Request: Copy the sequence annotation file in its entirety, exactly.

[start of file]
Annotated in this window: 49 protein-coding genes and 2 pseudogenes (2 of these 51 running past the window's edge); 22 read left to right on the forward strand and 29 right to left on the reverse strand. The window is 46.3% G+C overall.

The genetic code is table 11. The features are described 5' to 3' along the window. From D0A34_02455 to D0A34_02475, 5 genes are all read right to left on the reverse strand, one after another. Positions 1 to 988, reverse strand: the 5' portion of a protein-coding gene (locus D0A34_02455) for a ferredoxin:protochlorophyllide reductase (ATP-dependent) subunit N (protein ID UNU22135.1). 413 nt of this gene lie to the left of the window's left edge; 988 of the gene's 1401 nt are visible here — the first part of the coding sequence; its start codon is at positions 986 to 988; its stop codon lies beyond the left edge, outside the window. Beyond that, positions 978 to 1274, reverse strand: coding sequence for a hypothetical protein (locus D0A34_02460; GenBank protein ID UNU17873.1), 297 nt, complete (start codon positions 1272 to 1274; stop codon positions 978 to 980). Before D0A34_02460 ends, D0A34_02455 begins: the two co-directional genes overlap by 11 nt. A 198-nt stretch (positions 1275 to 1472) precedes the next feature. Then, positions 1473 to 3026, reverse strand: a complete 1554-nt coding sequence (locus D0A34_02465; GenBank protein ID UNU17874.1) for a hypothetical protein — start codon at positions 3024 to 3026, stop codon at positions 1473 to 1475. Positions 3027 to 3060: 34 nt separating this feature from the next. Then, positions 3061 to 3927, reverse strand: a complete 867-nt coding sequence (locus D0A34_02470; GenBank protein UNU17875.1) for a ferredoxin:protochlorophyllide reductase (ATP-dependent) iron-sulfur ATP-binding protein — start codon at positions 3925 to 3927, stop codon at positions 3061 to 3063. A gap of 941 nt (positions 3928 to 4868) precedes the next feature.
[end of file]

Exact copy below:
Annotated in this window: 49 protein-coding genes and 2 pseudogenes (2 of these 51 running past the window's edge); 22 read left to right on the forward strand and 29 right to left on the reverse strand. The window is 46.3% G+C overall.

The genetic code is table 11. The features are described 5' to 3' along the window. From D0A34_02455 to D0A34_02475, 5 genes are all read right to left on the reverse strand, one after another. Positions 1 to 988, reverse strand: the 5' portion of a protein-coding gene (locus D0A34_02455) for a ferredoxin:protochlorophyllide reductase (ATP-dependent) subunit N (protein ID UNU22135.1). 413 nt of this gene lie to the left of the window's left edge; 988 of the gene's 1401 nt are visible here — the first part of the coding sequence; its start codon is at positions 986 to 988; its stop codon lies beyond the left edge, outside the window. Beyond that, positions 978 to 1274, reverse strand: coding sequence for a hypothetical protein (locus D0A34_02460; GenBank protein ID UNU17873.1), 297 nt, complete (start codon positions 1272 to 1274; stop codon positions 978 to 980). Before D0A34_02460 ends, D0A34_02455 begins: the two co-directional genes overlap by 11 nt. A 198-nt stretch (positions 1275 to 1472) precedes the next feature. Then, positions 1473 to 3026, reverse strand: a complete 1554-nt coding sequence (locus D0A34_02465; GenBank protein ID UNU17874.1) for a hypothetical protein — start codon at positions 3024 to 3026, stop codon at positions 1473 to 1475. Positions 3027 to 3060: 34 nt separating this feature from the next. Then, positions 3061 to 3927, reverse strand: a complete 867-nt coding sequence (locus D0A34_02470; GenBank protein UNU17875.1) for a ferredoxin:protochlorophyllide reductase (ATP-dependent) iron-sulfur ATP-binding protein — start codon at positions 3925 to 3927, stop codon at positions 3061 to 3063. A gap of 941 nt (positions 3928 to 4868) precedes the next feature.